If I had the use of the TARDIS for one night, I'd head for the Théâtre des Champs-Elysées, May 29th 1913 – scene of the première of Stravinsky's, Le Sacre du Printemps (The Rite of Spring). Apart from a strong desire to witness this historic moment in European cultural history, I'd be keen to show those tempted to loosen seats from their moorings in outrage, a photo of the 2,000 beaming faces at the end of the Philharmonia Orchestra's concert in Edinburgh's unthreatened Usher Hall. Even those in the front of the organ stalls whose positioning, centimetres from the percussion sextet must have amounted to an appointment with tinnitus, looked thrilled. Ninety-eight years after its première, this work continues to electrify and, right from the bassoon's willowy introduction, transports us from our supermarket age to one where Slavic springtime rituals acknowledged, viscerally, adoration of, and dependence on the Earth. This was on outstanding performance which, despite the onset of Autumn, certainly achieved the title's aspirations of renewal for all present.

I have loved this piece ever since first hearing it as a teenager; yet something new emerges every time I go to a live performance. Sometimes these are interpretative features, such as Salonen's slow hand in the Rondes Printanières (Spring Rounds) emphasising the section's growth and climax. Or it might be the eye assisting the ear, when noting two horn players swapping their instruments for Wagner Tubas in the Jeux des Cités Rivales (Ritual of the Rival Tribes), or seeing an offbeat, solo cello ostinato in the Introduction to L'Adoration de la Terre (The Adoration of the Earth). On yet other occasions it is simply the location of the seat affecting perceived orchestral balance. This prompted me to wonder whether students of orchestration and acoustics, respectively, ever have the opportunity to move round a concert hall together while an orchestra repeatedly plays the same passage in the same way. The idea of classical music's written notes guaranteeing carbon copy performances, irrespective of listener location has never seemed less plausible than after such considerations. Not long after these deliberations, I discovered that none other than Salonen himself conceived a project where listeners could perceive the music from inside the orchestra – either as conductor or player. You can explore the history of RE-RITE here and experiment with a virtual mixing desk to arrive at a better understanding of each section's contribution to the whole.

The quality of EIF programme notes has been very impressive this year. This particular edition featured Picasso's 1920 sketch of Stravinsky and a photograph featuring Diaghilev amongst a quartet of dancers in The Rite. In yet another excellent note by Calum MacDonald, the emphasis was as much on what not to listen for in Stravinsky's master-work. He stressed the “anti-symphonic methods” in the writing and highlighted the idea of contrasting blocks of music. This non-organic approach, coupled with the sustained trills between some neighbouring sections, lent the transitions the sensation of standing on a ledge.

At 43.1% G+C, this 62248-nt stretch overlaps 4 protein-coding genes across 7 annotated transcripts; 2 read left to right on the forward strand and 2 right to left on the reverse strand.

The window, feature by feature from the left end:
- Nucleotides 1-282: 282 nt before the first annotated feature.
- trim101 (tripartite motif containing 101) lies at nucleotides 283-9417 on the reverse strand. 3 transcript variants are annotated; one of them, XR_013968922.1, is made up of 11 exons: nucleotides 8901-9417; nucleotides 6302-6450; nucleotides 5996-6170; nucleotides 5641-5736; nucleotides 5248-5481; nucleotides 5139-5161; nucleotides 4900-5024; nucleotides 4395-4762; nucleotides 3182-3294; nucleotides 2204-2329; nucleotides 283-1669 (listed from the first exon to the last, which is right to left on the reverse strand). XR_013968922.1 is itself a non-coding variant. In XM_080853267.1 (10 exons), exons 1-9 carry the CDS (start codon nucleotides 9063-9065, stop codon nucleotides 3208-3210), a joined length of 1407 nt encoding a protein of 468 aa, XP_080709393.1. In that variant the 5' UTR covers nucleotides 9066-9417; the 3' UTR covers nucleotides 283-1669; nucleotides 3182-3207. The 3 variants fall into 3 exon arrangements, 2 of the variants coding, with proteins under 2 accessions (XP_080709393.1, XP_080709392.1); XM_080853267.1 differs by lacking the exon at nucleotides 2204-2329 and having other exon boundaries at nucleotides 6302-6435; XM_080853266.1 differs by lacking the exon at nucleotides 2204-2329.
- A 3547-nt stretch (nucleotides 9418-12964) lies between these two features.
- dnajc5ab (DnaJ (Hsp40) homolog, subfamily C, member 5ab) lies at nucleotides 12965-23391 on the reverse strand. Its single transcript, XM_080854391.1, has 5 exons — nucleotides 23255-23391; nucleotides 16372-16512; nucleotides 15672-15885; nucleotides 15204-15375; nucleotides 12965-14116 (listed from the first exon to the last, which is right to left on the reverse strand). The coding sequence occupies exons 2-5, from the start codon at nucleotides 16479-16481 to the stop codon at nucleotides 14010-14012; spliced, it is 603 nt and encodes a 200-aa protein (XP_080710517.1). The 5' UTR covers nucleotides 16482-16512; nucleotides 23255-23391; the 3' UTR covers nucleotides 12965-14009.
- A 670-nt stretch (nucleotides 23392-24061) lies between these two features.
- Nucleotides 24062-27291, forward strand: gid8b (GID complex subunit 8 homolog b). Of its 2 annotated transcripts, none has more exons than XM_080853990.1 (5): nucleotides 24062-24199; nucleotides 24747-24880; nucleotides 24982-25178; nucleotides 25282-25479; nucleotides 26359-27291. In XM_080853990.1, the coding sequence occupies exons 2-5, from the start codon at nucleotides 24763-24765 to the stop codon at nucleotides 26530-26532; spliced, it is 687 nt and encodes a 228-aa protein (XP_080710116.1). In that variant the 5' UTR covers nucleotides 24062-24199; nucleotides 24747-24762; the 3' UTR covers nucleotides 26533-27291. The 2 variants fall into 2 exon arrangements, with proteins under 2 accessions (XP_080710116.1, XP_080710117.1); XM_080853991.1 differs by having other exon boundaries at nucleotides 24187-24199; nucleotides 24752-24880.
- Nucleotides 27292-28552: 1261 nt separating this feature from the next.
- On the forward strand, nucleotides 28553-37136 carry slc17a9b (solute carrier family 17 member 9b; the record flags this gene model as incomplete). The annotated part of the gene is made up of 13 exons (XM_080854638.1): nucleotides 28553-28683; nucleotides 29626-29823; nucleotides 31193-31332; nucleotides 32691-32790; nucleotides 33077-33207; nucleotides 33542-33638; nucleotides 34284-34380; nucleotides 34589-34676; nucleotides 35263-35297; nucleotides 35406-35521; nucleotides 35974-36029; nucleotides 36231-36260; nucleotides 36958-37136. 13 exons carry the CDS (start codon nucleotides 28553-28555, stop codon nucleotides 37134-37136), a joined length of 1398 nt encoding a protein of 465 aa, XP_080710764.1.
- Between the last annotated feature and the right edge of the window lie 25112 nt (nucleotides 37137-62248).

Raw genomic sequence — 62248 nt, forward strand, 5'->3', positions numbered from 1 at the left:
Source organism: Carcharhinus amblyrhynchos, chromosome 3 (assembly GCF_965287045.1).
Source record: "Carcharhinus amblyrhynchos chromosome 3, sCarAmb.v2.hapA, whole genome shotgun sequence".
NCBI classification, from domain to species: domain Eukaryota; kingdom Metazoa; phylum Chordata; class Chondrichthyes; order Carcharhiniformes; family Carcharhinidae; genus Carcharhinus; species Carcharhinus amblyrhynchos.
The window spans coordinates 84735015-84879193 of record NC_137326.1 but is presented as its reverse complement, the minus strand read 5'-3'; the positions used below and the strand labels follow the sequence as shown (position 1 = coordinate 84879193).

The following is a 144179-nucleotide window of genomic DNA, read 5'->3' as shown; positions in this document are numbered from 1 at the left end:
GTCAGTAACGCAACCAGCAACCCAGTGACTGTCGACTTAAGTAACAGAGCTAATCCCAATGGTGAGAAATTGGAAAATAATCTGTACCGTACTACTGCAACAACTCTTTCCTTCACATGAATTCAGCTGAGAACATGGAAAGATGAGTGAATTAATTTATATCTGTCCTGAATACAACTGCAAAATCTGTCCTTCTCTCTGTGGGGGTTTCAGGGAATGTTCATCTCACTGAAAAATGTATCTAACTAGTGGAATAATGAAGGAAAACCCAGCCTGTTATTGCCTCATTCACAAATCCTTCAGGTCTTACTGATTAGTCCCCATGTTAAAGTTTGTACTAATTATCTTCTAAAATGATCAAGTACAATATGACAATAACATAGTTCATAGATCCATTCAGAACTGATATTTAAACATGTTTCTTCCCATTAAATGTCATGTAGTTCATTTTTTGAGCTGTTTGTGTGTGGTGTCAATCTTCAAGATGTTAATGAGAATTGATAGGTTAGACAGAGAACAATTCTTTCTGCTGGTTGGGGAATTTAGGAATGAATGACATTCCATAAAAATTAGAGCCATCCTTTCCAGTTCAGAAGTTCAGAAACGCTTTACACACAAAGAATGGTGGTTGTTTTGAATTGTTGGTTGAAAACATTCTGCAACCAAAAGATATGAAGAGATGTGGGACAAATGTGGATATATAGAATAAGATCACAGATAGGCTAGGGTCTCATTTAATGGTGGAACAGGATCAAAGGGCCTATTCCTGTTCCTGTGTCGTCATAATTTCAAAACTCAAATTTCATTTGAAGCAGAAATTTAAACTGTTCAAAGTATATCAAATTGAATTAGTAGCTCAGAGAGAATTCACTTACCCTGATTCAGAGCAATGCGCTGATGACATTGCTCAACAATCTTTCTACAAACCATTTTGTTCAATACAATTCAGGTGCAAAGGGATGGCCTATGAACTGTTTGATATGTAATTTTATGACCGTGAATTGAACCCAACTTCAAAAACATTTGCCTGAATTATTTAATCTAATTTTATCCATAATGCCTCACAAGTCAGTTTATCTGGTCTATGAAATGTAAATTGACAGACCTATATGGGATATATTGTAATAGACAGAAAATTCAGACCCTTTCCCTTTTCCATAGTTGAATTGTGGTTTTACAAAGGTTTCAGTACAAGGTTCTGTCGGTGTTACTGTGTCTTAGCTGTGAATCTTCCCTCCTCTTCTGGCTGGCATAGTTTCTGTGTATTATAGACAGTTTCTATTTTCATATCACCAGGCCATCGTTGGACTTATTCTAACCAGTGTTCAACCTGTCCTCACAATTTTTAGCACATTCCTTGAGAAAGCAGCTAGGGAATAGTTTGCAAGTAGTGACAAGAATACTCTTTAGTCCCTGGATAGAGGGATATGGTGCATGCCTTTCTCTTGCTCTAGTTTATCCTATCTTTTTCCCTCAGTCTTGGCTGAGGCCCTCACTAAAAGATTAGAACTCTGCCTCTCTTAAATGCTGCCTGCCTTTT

A similar claim of non-development was made, in the programme note by Andrew Huth, of the opening work in the programme, Scriabin's Le Poème de l'extase Op. 54 (The Poem of Ecstasy), composed between 1905 and 1908. The mellifluous harmonic language of this highly individualistic, synaesthetic composer doesn't easily lend itself to clearly signposted, large-scale, developmental purpose. This, coupled with beautiful orchestration, results in a sound world whose effect is reminiscent of light upon water. However, these are not always calm waters and the dynamic range of this piece is huge – never better exemplified than than by the six-fold trumpet section's rallying towards the work's explosive conclusion.

It always seems a bonus when an unknown work turns out to be the sort of gem which demands further hearing. In Shéhérazade, Ravel set three poems by his friend Léon Leclère who, perhaps prompted by his poet's ear, opted for the more uniformly trochaic pseudonym of Tristan Klingsor. In this performance, the Philharmonia Orchestra were joined by mezzo-soprano, Kelley O'Connor, who recently gave a wonderful performance of Peter Lieberson's Neruda Songs on the same stage. As Roger Nichols points out in his poetically economic programme note, “all three songs begin and end in their original keys at a dynamic level of piano or less.” Ms O'Connor, in sympathy with this environment, delivered a beautifully phrased, calm and yet emotionally engaged rendition. I was struck too by the wonderful orchestration, which can seem like a given in Ravel. Exploring Shéhérazade further, I have since heard the version with piano accompaniment and mused that, were I a composer, I too would create piano versions of many works so that, through contrast, the orchestration might seem less like a given and more like the art that it is. In this piece, as in all the works in this captivating programme, it was clear that Salonen had great expressive rapport with this fine orchestra, whether communicating the tender or the savage.